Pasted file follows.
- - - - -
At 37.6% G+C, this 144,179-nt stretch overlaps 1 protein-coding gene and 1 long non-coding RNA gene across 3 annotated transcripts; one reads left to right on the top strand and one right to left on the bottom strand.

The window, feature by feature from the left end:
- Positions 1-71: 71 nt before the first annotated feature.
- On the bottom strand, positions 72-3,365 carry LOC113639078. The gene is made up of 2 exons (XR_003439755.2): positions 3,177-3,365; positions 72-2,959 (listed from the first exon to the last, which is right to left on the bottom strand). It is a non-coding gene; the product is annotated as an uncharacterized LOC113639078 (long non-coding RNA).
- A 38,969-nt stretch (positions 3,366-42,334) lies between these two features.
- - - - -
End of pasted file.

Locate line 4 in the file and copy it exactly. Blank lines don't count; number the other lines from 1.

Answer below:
- On the bottom strand, positions 72-3,365 carry LOC113639078. The gene is made up of 2 exons (XR_003439755.2): positions 3,177-3,365; positions 72-2,959 (listed from the first exon to the last, which is right to left on the bottom strand). It is a non-coding gene; the product is annotated as an uncharacterized LOC113639078 (long non-coding RNA).